Ceremonial Magic Unveiled
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Pages (PDF): 15
Publication Date: 1933
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Ceremonial Magic Unveiled is an article that first appeared in the Occult Gazette in January 1933. It is of particular relevance in revealing Dion Fortune's considered opinion about The Golden Dawn as well as Aleister Crowley.
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If I read the signs of the times aright, the veil of the Temple of the Mysteries is being drawn back at the present moment. There are phases in the spiritual life of mankind just as there are weather cycles extending over periods of years, and the tide which began to move during the first decade of the twentieth century is gathering head as it proceeds. The signs of the times are to be seen in the publication of certain books on magic in which the genuine secrets are given, and given in a form available for any reader with a capacity for metaphysical thoughts. Among the most important of these are Israel Regardie's two books: The Garden of Pomegranates and The Tree of Life.
The Garden of Pomegranates, oddly enough, deals with the Tree of Life, the famous glyph of the Cabbalists, which is used as a card-index system in which are filed all ideas concerning man and the Universe according to certain well-understood systems of association, and which by means of the pattern of its arrangement, is used to discover the correspondences and relationships between them.
The Cabbala is increasingly being recognised as the basis of Western Occultism. Anyone who wants to appreciate esoteric philosophy as taught in that system, and more especially anyone who wants to make practical use of it, whether in magic or meditation, needs a working knowledge of the Tree of Life. Information on this decidedly recondite subject has hitherto been to seek in a number of books, some of them rare and hard to come by, and many of them confused and elusive in their wording. Mr. Regardie has given, in a lucid and concise form, and Messrs. Rider have issued at a moderate price, a most admirable handbook on the technical system of the Tree.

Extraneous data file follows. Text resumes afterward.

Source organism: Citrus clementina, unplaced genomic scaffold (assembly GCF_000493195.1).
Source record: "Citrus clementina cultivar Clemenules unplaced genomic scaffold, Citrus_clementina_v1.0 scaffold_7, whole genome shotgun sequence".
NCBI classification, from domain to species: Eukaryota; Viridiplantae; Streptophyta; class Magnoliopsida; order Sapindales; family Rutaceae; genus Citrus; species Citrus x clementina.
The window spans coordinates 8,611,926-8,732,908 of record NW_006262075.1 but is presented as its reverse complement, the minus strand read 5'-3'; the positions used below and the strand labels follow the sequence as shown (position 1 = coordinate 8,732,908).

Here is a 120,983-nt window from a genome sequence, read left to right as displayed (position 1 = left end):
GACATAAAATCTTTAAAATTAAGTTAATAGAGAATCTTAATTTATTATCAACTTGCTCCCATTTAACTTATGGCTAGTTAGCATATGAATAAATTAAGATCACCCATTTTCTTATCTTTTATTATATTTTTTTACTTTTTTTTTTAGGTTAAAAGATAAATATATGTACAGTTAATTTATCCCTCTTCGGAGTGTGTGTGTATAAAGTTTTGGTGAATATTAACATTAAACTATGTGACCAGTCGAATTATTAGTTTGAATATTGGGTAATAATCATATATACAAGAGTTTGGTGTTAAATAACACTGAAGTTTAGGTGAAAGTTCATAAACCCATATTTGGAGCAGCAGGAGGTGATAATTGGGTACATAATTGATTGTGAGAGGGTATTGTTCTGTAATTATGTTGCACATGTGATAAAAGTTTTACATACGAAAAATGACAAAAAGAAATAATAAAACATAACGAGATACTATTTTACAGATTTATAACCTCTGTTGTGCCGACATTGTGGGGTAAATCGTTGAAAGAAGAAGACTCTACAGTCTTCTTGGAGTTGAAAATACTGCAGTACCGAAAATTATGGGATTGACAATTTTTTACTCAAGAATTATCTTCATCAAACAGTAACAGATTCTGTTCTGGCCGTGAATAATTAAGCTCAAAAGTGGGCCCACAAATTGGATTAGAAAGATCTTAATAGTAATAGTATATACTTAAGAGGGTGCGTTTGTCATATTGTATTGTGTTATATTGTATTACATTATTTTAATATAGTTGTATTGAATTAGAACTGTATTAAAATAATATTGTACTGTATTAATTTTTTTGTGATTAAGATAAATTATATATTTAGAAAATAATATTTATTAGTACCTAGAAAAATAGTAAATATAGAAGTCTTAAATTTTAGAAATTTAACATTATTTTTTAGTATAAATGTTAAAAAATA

It is lucid, comprehensive and concise, and performs a very useful service in correlating the Cabbalistic, Eastern, and Egyptian systems. It is thus possible for the student to trace out the interrelation between the two systems which are worked together in the West, the Egyptian and Cabbalistic; and for the Theosophist to recognise the classification with which he is familiar, when it is applied to the glyph of the Tree in the technical methods of Western occultism.
Mr. Regardie has the inestimable advantage of knowing the Hebrew language; in this, as an occultist, he is unique; for although most occultists working the Western tradition have enough Hebrew to transliterate the Words of Power for inscription on pentacles and talismans or for numerological work, they number no Hebrew scholars among their ranks, but are all dependent on translations; even MacGregor Mathers and Wynn Westcott did not translate from the original Hebrew but from Latin versions, and they have saddled the Western schools with some tiresome errors of transliteration and pronunciation.
Mr. Regardie gives a classification of the Tree and the constitution of man according to the Cabbalists, and of the correspondences between them, which is much more lucid and illuminating even than that given in McGregor Mathers' admirable introductory essay to The Qabalah Unveiled, for he gives the correspondences in terms of modern psychology as well as of metaphysics and the psychic states.
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